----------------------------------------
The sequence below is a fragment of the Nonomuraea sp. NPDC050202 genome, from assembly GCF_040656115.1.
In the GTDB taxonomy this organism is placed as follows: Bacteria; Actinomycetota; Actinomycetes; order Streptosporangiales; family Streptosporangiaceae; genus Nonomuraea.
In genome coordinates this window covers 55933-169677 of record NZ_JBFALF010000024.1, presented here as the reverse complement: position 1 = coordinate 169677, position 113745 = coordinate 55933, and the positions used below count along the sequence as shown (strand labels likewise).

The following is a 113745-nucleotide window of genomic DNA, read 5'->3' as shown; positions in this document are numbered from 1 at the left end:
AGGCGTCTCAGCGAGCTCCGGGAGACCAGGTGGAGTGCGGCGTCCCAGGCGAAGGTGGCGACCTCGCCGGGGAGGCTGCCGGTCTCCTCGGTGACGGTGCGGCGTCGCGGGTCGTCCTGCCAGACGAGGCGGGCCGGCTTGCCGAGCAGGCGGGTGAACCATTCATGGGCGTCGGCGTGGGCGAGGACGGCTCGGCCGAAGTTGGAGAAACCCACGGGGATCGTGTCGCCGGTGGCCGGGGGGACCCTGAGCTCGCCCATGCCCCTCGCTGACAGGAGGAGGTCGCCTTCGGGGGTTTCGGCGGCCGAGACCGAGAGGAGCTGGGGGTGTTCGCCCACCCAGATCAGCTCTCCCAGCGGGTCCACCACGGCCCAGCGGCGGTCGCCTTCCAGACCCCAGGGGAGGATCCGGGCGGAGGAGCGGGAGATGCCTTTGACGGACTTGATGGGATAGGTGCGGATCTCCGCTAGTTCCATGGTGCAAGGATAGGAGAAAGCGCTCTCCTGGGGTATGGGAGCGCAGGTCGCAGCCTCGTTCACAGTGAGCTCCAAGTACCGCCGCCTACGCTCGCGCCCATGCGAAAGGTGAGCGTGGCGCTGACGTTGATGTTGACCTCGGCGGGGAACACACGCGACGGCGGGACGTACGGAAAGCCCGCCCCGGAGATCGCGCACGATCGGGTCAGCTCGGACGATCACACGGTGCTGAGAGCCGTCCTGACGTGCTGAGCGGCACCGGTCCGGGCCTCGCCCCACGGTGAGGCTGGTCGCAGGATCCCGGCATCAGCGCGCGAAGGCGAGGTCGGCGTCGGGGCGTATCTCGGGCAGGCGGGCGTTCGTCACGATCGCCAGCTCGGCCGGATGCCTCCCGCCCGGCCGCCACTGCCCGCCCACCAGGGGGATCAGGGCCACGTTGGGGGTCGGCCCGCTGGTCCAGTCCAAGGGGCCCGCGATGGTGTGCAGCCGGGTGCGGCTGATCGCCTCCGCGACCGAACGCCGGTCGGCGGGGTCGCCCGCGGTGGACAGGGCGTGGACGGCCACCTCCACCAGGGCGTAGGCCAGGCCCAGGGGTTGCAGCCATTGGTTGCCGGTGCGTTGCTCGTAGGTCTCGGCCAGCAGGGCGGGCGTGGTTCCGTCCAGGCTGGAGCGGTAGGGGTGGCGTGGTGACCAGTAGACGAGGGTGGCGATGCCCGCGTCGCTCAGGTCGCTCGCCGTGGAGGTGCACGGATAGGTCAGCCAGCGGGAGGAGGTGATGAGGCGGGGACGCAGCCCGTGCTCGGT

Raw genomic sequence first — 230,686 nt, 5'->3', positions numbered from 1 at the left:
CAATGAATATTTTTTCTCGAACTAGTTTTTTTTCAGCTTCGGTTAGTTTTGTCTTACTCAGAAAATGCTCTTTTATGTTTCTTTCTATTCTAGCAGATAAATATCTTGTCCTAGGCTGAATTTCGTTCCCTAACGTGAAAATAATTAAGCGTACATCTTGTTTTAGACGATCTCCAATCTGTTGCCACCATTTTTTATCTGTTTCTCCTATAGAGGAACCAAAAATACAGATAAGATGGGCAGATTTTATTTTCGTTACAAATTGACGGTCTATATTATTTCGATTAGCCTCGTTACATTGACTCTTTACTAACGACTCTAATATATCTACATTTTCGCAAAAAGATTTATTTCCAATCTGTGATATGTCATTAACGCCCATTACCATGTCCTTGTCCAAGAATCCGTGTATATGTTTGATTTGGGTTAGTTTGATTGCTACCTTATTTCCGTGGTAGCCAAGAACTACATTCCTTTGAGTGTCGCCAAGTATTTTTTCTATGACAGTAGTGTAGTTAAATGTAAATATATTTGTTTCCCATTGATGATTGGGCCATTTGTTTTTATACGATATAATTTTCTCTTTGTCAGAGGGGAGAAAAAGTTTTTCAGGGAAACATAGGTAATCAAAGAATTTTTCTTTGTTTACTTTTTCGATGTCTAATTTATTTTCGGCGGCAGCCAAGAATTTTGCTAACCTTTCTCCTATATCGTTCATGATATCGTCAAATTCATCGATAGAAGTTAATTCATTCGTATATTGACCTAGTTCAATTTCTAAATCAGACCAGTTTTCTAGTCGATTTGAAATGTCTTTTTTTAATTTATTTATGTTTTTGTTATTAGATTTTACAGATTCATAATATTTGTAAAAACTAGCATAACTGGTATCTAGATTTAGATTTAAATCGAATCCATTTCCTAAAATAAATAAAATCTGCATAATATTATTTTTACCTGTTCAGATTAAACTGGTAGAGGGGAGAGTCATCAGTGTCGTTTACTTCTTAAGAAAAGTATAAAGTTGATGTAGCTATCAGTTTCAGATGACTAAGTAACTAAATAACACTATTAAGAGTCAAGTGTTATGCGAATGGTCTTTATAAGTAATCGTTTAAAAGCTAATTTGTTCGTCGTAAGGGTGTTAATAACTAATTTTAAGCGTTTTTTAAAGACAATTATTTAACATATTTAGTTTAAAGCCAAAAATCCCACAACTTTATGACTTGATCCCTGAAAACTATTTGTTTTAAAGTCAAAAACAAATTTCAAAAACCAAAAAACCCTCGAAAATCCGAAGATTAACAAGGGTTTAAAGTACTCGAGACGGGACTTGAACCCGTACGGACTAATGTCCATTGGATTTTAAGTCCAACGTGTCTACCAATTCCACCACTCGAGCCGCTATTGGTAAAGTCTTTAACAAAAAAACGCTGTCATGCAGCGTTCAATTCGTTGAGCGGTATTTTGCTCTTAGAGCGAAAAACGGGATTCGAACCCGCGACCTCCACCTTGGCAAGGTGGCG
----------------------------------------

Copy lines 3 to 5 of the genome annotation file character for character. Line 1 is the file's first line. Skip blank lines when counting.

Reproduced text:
In genome coordinates this window covers 55933-169677 of record NZ_JBFALF010000024.1, presented here as the reverse complement: position 1 = coordinate 169677, position 113745 = coordinate 55933, and the positions used below count along the sequence as shown (strand labels likewise).

The following is a 113745-nucleotide window of genomic DNA, read 5'->3' as shown; positions in this document are numbered from 1 at the left end:
AGGCGTCTCAGCGAGCTCCGGGAGACCAGGTGGAGTGCGGCGTCCCAGGCGAAGGTGGCGACCTCGCCGGGGAGGCTGCCGGTCTCCTCGGTGACGGTGCGGCGTCGCGGGTCGTCCTGCCAGACGAGGCGGGCCGGCTTGCCGAGCAGGCGGGTGAACCATTCATGGGCGTCGGCGTGGGCGAGGACGGCTCGGCCGAAGTTGGAGAAACCCACGGGGATCGTGTCGCCGGTGGCCGGGGGGACCCTGAGCTCGCCCATGCCCCTCGCTGACAGGAGGAGGTCGCCTTCGGGGGTTTCGGCGGCCGAGACCGAGAGGAGCTGGGGGTGTTCGCCCACCCAGATCAGCTCTCCCAGCGGGTCCACCACGGCCCAGCGGCGGTCGCCTTCCAGACCCCAGGGGAGGATCCGGGCGGAGGAGCGGGAGATGCCTTTGACGGACTTGATGGGATAGGTGCGGATCTCCGCTAGTTCCATGGTGCAAGGATAGGAGAAAGCGCTCTCCTGGGGTATGGGAGCGCAGGTCGCAGCCTCGTTCACAGTGAGCTCCAAGTACCGCCGCCTACGCTCGCGCCCATGCGAAAGGTGAGCGTGGCGCTGACGTTGATGTTGACCTCGGCGGGGAACACACGCGACGGCGGGACGTACGGAAAGCCCGCCCCGGAGATCGCGCACGATCGGGTCAGCTCGGACGATCACACGGTGCTGAGAGCCGTCCTGACGTGCTGAGCGGCACCGGTCCGGGCCTCGCCCCACGGTGAGGCTGGTCGCAGGATCCCGGCATCAGCGCGCGAAGGCGAGGTCGGCGTCGGGGCGTATCTCGGGCAGGCGGGCGTTCGTCACGATCGCCAGCTCGGCCGGATGCCTCCCGCCCGGCCGCCACTGCCCGCCCACCAGGGGGATCAGGGCCACGTTGGGGGTCGGCCCGCTGGTCCAGTCCAAGGGGCCCGCGATGGTGTGCAGCCGGGTGCGGCTGATCGCCTCCGCGACCGAACGCCGGTCGGCGGGGTCGCCCGCGGTGGACAGGGCGTGGACGGCCACCTCCACCAGGGCGTAGGCCAGGCCCAGGGGTTGCAGCCATTGGTTGCCGGTGCGTTGCTCGTAGGTCTCGGCCAGCAGGGCGGGCGTGGTTCCGTCCAGGCTGGAGCGGTAGGGGTGGCGTGGTGACCAGTAGACGAGGGTGGCGATGCCCGCGTCGCTCAGGTCGCTCGCCGTGGAGGTGCACGGATAGGTCAGCCAGCGGGAGGAGGTGATGAGGCGGGGACGCAGCCCGTGCTCGGT